If you dig deep through countless millennia of religious scripture and teachings, you will find one theme popping up again and again: Sacrifice.
The word Sacrifice stems from the Latin words “sacer,” which means “holy,” and facere, which means “to make.” Together they form an expression that can be interpreted as holy creation.
Now, I consider myself to be a spiritual person. However, this will not be a spiritual post. Because you do not need to be spiritual to recognize the Divine power of Sacrifice.
In a world where we emphasize the importance of receiving, earning, and accumulating, we often neglect the power of giving.
The Bible promises eternal glory and salvation through Sacrifice. Now, often when we think of Sacrifice, we imagine taking a bullet for another person, or we picture Jesus giving his life on a cross, wounded and suffering.
But what if our interpretations of Sacrifice are wrong, or what if they are deeper than we are led to believe?
What if Sacrifice doesn’t mean giving your actual life for another? What if it means offering your livelihood to another?
So much of our lives is devoted to the pursuit of health, wealth, happiness, and abundance. Yet how often do we make these offerings to other people?
We expect that everyone is responsible for his or her own wealth and happiness. Only when we have earned enough to satisfy ourselves, can we consider giving to other people.
First comes financial success and security, and then comes charity. First comes satiation and fullness, and then comes food drive donations.
Many of us are willing to give others, but only when our own needs are met. Doesn’t that defeat the purpose of Sacrifice?
The Oxford dictionary defines Sacrifice as, “the act of giving up something valued for the sake of something else regarded as more important or worthy.”
If you are only willing to give up the things that you have in excess, are you truly giving up something of value?
If you are only willing to pick up your buddy’s bar tab when you believe he will return the favor, are you even giving something up?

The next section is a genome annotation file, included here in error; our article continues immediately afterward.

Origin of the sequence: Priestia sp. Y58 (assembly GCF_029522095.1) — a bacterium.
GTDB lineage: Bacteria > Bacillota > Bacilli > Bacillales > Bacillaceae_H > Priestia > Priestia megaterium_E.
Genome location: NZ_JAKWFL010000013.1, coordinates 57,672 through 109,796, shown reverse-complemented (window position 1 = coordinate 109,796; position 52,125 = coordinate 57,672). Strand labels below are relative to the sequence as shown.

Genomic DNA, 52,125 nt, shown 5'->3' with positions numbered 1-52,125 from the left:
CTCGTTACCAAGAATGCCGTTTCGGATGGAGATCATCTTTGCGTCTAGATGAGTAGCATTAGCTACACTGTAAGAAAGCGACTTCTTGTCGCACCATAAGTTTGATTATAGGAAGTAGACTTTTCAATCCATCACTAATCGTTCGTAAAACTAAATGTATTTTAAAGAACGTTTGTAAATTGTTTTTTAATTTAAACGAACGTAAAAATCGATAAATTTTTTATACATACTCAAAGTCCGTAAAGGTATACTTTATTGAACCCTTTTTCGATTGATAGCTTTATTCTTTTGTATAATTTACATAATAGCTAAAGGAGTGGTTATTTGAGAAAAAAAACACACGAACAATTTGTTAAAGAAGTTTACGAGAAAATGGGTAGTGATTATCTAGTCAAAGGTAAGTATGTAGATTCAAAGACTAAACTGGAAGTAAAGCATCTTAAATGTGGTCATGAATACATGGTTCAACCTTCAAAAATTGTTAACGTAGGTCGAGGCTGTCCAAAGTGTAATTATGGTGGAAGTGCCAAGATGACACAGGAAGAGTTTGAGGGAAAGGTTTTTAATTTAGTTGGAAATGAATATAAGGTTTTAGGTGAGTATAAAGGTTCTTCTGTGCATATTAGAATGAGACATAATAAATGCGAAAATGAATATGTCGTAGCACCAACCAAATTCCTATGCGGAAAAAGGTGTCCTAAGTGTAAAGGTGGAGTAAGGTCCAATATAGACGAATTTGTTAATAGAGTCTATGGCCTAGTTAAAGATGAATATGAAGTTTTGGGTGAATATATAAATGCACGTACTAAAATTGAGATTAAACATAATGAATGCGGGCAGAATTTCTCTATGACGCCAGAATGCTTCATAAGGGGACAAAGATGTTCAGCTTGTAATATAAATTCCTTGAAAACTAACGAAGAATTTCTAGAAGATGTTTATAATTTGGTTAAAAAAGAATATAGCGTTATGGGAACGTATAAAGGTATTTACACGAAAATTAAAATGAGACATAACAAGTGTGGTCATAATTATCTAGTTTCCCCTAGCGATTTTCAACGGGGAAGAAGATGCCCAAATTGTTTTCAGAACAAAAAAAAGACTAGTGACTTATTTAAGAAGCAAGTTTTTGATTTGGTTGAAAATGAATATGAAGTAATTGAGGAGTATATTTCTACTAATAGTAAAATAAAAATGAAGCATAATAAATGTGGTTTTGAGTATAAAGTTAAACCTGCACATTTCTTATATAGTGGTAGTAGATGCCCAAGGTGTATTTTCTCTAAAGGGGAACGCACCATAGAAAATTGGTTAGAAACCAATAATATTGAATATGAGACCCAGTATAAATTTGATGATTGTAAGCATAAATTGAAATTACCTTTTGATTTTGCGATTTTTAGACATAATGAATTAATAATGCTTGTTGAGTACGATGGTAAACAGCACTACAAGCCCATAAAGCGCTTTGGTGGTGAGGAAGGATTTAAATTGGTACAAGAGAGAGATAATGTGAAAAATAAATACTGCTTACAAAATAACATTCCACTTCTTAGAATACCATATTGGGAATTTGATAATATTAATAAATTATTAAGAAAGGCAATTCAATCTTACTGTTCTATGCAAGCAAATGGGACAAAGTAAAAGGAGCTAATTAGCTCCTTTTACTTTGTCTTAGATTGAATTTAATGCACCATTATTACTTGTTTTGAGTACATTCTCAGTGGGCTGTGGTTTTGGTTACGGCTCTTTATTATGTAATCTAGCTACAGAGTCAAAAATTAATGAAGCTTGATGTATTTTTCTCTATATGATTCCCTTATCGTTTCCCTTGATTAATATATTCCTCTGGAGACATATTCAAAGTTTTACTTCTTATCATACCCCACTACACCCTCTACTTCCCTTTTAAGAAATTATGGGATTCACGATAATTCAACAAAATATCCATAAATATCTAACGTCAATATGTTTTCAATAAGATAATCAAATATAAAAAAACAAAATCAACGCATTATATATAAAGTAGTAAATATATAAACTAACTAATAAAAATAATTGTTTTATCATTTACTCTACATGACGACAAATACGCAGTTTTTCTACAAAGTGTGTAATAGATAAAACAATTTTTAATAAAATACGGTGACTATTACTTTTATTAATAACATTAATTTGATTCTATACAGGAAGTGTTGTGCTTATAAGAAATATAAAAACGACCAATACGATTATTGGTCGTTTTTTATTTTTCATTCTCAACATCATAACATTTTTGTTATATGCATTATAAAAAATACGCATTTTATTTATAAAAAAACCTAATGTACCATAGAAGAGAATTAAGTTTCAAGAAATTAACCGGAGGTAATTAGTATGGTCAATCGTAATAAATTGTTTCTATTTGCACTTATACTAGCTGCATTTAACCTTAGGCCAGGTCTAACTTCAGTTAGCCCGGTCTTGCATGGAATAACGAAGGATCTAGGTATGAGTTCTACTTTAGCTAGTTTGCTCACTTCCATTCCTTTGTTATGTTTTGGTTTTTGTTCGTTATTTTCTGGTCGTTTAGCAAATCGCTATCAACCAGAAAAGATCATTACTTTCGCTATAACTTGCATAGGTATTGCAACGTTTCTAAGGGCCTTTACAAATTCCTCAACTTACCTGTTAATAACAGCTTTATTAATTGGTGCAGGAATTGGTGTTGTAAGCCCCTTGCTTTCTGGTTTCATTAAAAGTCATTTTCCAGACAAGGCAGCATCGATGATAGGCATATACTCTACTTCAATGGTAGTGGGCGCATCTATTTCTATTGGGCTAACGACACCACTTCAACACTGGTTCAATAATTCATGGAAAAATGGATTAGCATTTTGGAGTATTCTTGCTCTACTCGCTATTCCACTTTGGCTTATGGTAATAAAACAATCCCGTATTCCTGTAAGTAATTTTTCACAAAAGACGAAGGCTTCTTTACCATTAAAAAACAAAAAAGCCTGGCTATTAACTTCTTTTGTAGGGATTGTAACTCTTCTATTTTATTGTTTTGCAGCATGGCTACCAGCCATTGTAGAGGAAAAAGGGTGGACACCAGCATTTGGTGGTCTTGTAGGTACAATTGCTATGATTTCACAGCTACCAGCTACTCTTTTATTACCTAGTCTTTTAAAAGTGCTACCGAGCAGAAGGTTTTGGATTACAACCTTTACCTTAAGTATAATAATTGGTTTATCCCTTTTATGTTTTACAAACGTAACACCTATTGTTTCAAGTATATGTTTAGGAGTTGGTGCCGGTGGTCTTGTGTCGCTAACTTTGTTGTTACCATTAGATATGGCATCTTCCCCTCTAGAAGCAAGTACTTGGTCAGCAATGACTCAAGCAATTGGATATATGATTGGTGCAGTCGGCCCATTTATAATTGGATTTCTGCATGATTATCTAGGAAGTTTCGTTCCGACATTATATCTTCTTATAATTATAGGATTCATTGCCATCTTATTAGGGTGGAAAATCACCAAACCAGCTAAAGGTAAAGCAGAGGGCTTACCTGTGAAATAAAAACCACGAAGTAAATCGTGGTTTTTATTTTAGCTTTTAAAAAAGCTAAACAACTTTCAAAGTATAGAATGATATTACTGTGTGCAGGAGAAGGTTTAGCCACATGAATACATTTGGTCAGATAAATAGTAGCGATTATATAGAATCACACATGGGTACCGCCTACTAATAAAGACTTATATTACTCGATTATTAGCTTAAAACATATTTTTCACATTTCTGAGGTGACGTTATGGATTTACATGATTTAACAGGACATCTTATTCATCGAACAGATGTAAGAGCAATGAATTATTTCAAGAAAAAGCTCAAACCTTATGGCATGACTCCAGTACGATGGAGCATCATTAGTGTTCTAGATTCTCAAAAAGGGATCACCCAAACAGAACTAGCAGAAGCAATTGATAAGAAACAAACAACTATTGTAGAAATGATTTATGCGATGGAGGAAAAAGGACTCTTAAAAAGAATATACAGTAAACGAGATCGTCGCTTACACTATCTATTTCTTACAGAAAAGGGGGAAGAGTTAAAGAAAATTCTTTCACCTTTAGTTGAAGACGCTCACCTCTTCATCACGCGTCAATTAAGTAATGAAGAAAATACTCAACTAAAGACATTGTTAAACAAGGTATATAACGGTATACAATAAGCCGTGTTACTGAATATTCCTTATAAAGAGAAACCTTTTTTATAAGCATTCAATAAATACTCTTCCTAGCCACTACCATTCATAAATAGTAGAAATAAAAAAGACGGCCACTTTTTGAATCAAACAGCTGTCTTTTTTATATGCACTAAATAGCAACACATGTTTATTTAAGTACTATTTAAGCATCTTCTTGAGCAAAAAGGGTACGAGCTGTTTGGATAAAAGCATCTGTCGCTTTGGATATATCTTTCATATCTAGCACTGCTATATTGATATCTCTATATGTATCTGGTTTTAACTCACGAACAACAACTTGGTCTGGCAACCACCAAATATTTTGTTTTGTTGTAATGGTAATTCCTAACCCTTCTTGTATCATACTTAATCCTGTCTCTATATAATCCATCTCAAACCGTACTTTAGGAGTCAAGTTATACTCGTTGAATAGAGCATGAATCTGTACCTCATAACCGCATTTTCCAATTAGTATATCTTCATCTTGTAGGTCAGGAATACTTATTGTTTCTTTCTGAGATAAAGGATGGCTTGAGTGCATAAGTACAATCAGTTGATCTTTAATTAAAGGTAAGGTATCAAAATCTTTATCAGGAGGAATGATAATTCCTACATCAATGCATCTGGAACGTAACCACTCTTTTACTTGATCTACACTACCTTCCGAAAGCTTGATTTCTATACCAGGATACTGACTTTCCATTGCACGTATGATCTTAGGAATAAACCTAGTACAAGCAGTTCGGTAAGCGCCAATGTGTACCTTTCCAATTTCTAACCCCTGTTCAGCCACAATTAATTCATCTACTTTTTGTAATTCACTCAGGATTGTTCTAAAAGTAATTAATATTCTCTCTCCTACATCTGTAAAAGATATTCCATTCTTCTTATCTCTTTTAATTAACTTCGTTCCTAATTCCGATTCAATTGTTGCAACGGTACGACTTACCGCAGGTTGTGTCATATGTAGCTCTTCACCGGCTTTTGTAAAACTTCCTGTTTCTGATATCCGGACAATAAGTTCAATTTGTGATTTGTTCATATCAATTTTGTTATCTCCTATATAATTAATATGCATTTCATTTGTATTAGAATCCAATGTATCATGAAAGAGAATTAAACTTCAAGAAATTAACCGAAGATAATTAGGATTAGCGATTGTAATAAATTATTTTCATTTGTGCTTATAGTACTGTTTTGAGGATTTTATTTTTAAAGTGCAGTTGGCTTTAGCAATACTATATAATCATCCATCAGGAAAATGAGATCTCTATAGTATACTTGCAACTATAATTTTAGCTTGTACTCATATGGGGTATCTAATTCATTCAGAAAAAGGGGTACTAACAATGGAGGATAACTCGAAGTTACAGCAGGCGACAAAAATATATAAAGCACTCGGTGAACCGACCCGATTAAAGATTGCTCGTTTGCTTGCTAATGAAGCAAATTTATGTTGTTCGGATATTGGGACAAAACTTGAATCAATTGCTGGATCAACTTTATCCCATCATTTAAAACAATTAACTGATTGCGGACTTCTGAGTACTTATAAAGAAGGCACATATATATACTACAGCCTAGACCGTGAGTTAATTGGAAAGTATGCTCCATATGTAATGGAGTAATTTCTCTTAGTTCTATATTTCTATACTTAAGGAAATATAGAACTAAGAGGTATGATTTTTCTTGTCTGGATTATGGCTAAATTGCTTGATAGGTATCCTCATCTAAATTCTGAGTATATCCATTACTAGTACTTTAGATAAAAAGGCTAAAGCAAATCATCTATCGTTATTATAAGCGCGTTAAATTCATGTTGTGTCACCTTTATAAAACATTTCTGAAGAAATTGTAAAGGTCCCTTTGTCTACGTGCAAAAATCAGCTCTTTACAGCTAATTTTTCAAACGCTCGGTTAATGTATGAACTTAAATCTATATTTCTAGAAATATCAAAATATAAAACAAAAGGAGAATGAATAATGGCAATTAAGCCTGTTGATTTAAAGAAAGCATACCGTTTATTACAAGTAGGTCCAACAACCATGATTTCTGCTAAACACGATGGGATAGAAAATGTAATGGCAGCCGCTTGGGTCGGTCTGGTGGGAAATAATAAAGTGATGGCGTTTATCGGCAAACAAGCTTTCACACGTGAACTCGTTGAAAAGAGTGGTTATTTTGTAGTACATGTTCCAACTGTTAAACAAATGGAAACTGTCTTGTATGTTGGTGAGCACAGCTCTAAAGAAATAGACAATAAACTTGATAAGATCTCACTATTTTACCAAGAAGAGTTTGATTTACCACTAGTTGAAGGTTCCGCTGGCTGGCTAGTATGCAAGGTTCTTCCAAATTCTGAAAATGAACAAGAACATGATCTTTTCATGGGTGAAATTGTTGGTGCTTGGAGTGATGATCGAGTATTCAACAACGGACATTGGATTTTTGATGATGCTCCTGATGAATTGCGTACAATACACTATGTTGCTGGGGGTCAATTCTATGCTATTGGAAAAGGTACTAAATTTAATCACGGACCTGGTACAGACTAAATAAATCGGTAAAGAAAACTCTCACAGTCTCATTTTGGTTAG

“Through selfless service, you will always be fruitful and find the fulfillment of your desires: this is the promise of the Creator.” – The Bhagavad Gita
You would think that if you didn’t latch on to your own success, your own wealth, your own happiness, you’d lose it.
It is exactly the opposite.
When you prioritize gaining and receiving, you are focusing your energy inward, but you are expecting the outward world to give you what you seek.
This path is burdened.
When you emphasize giving, you are focusing your energy outward without expecting the world to give you anything in return.
This path is simple.
You are free from the burden of inner dialogue and expectation.
Questions like, “Did I earn enough yet?” “Am I successful?” “Why does she have more than me?” “Why am I not satisfied?” “How do I get more?” can dissolve within the ease and magnitude of selflessness.
It’s much easier to give than to get.
Laozi, an ancient Chinese philosopher and the author of the Tao De Ching, notes that he has just three things to teach, “Simplicity, patience, compassion. These three are your greatest treasures.”
Have the simplicity to choose the unburdened path of selflessness. Have the compassion to offer your value to others. Have the patience to forgo immediate expectations and wait for the fruits of your actions.
Sooner or later, giving will bring you more abundance than receiving ever could.
You might not believe me, but give it a try…
Maybe you drive a friend to the airport without expecting them to return the favor.
Maybe you give someone your seat on the subway, or let someone into your lane on your drive home from work.
Maybe take the time to listen to someone’s problems without making it about you providing them with “the perfect solution.”
Maybe you share this post (or my website) with friend you care about 😎.
Whatever you decide, be sure to do something out of pure charity today.
Religion after religion, scripture after scripture, teaching after teaching, promise that you will feel better for it.